Laptop import ban by India: US tech giants call for reconsideration
- A coalition of US tech giants protested the abrupt way in which India introduced tech import restrictions this month, impacting electronics from small tablets to all-in-one PCs.
- Starting in November, companies from Apple and Samsung to HP and Intel will need licenses to import such products into India.
When Narendra Modi became the Indian Prime Minister, he was hailed as an economic liberalizer, having sharply criticized rising US protectionism under the Trump administration. Then India saw its economy undergoing a sharp downturn where domestic industries were under constant pressure. That was when Modi decided to strengthen trade barriers again. Today, the country is three months away from a new import ban coming into effect.
The latest trade-busting measure, announced on August 3 this year, would require Indian companies to get a license before importing personal computers, laptops, or even tablets. “Import of laptops, tablets, all-in-one personal computers, and ultra-small form factor computers and servers falling under HSN 8741 shall be ‘restricted,’ and their import would be allowed against a valid license for restricted imports,” stated the notice from the directorate general of foreign trade.
The government of India is convinced that reducing imports is necessary for its security and creating manufacturing jobs and especially hopes to reduce imports from China. In recent years, India has witnessed a notable surge in imports of electronic goods, particularly laptops and computers. In the period from April to June this year, the import of electronic goods escalated to US$6.96 billion, a substantial rise from US$4.73 billion in the corresponding period of the previous year.
These electronic goods now constitute a share of four to seven percent out of the overall imports during this period. Now, the central government wants IT hardware manufacturers in India to achieve a localization of approximately 80 percent in value addition for the production of computers and other IT hardware within the coming years.
How’s the world reacting to the import ban by India?
So far, a broad coalition of US tech giants from Apple Inc. to Intel Corp. protested how India introduced tech import restrictions this month, saying the surprise move will damage the country’s ambitions to become a global manufacturing hub and harm consumers.
A report by Bloomberg indicated that eight American trade groups comprising the most prominent players in technology and manufacturing had sent a letter to the US officials last week asking the Department of Commerce, US Trade Representative, and government more broadly to urge India to reconsider the latest policy.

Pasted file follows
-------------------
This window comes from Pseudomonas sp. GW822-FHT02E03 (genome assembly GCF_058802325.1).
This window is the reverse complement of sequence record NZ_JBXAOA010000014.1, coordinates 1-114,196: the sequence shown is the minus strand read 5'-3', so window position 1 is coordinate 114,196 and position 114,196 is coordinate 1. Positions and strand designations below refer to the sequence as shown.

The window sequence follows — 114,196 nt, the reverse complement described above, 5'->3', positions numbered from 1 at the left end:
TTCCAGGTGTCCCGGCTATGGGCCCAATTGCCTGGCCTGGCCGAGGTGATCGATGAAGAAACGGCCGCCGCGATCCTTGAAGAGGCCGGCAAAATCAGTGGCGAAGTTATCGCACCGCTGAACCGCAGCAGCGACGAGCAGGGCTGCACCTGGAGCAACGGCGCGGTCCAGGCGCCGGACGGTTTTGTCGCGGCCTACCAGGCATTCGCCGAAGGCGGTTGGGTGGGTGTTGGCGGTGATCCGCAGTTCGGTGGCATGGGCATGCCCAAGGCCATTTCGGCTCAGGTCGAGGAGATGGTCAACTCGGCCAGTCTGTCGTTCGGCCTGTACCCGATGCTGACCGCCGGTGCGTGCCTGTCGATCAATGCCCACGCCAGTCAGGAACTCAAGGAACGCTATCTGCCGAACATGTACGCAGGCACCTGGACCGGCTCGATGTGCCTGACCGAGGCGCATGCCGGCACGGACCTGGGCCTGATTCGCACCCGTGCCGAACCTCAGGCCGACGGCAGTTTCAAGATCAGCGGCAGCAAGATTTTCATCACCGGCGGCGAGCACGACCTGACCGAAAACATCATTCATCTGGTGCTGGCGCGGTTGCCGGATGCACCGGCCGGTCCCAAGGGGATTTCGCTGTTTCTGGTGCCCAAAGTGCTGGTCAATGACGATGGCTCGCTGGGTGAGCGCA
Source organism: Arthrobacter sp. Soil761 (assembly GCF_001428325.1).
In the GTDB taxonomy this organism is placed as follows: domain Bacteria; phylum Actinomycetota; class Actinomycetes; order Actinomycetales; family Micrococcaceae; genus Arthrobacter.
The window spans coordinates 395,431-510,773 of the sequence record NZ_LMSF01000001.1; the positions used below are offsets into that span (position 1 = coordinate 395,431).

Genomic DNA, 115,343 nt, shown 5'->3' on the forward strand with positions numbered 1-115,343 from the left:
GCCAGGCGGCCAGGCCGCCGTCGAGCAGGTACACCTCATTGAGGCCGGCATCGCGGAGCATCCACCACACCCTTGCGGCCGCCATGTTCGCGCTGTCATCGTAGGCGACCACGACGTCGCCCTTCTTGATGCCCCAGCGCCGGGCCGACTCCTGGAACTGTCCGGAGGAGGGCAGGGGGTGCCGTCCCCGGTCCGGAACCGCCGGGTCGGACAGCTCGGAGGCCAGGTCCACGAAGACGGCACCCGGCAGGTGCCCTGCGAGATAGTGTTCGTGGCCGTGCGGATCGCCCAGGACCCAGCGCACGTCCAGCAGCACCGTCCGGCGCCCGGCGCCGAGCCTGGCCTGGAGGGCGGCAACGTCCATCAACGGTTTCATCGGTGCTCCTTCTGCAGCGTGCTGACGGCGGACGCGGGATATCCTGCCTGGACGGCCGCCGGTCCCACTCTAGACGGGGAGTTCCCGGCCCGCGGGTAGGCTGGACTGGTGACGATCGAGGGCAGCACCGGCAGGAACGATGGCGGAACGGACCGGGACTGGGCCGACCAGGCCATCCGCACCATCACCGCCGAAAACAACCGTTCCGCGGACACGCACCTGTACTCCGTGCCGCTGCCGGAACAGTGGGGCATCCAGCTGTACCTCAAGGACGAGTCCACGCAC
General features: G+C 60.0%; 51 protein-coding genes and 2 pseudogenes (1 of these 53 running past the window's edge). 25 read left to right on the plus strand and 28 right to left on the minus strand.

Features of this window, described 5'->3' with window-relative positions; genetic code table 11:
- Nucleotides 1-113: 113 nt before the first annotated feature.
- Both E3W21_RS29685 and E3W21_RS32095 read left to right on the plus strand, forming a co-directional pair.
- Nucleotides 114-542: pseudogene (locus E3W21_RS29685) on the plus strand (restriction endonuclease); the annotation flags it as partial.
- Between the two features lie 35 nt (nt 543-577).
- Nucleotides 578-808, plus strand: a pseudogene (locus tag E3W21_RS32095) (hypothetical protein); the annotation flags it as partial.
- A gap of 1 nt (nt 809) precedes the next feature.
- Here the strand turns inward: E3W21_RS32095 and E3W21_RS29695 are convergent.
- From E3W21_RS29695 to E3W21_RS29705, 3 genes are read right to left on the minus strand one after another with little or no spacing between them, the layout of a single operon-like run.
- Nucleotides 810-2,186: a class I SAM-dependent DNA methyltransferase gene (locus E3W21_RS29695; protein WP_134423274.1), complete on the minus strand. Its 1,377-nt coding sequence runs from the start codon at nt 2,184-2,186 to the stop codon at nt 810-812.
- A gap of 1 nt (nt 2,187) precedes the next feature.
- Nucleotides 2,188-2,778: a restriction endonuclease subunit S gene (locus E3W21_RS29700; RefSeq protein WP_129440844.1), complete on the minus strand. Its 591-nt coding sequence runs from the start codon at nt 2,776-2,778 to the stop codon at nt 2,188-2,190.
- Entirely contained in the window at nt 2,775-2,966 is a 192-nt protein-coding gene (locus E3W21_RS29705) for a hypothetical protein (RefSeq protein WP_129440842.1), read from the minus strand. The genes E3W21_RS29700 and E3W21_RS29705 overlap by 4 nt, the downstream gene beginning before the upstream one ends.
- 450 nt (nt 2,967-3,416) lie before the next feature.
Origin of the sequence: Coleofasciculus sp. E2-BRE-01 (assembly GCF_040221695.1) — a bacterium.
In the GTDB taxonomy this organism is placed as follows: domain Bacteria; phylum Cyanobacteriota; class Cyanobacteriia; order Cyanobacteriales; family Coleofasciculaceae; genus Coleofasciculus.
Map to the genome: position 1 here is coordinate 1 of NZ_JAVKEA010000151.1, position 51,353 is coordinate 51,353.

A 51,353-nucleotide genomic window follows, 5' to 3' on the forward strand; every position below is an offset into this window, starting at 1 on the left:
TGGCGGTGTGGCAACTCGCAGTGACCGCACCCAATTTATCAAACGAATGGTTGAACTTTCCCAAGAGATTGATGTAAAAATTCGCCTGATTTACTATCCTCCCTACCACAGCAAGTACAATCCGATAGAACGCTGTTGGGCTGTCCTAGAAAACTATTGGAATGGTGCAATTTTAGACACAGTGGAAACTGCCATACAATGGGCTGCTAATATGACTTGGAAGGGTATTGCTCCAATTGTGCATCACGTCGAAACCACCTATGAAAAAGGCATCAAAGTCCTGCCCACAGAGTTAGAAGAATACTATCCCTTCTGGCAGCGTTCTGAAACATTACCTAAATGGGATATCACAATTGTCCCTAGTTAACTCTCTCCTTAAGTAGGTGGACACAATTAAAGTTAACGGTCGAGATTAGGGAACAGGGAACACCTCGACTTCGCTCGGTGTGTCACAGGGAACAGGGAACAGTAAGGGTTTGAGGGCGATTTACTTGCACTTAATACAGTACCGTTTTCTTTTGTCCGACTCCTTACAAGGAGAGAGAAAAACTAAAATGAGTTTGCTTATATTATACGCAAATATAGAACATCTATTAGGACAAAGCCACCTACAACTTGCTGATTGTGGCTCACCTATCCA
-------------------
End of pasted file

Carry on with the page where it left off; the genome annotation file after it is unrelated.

The South Asian nation’s plan to impose a new license requirement for tech imports will be effective starting November 1, 2023. The move “could significantly disrupt trade, hamper efforts to integrate India into global supply chains more closely, and harm businesses and consumers in both countries,” the trade groups said in a joint memo reviewed by Bloomberg News.
The licensing regime was implemented earlier this month before authorities allowed a three-month reprieve to let companies obtain the required licensing. Other US industry groups objected to the planned licensing rules, including the Information Technology Industry Council, the National Association of Manufacturers, and the Semiconductor Industry Association.
“Any barrier to trade could affect the shipment of US-made computers and electronics into India, which in turn could complicate the ability of businesses in the country, whether American or Indian, to run and expand their operations,” Bloomberg wrote. Multiple industry sources said the government’s action stemmed from the fact that its Production-Linked Incentive (PLI) scheme for IT hardware was finding little traction so far.
The scheme, revised in May, seeks applications for a 170 billion-rupee (US$2.1 billion) financial incentive plan to draw makers of laptops, tablets, and other hardware to the world’s most populous nation as companies diversify supply chains beyond China. Frankly, the country which exports the majority of laptops and computers to India is China.
More than 75% of India’s total US$5.33 billion imports of laptops and personal computers in 2022-23 were from the neighboring country. On the other hand, India makes up less than 3% of China’s laptop exports, according to online data.
Considering that, it would appear that Beijing does not care what New Delhi does to restrict trade in this space. For one, the more laptops assembled domestically, the more dependent India will be on China for parts because India’s domestic chip manufacturing capabilities fall distinctively short of where they need to be.
As for tech giants out of China, like Apple, HP, Asus, Acer, Samsung, and others will have to either start manufacturing their laptops in India or stop importing their gadgets to India. In all this, it’s likely the Indian consumer that will suffer on account of lower availability and higher prices. Instead of encouraging the domestic industry this way, India should consider subsidies and other incentives for local players rather than restricting market competition.
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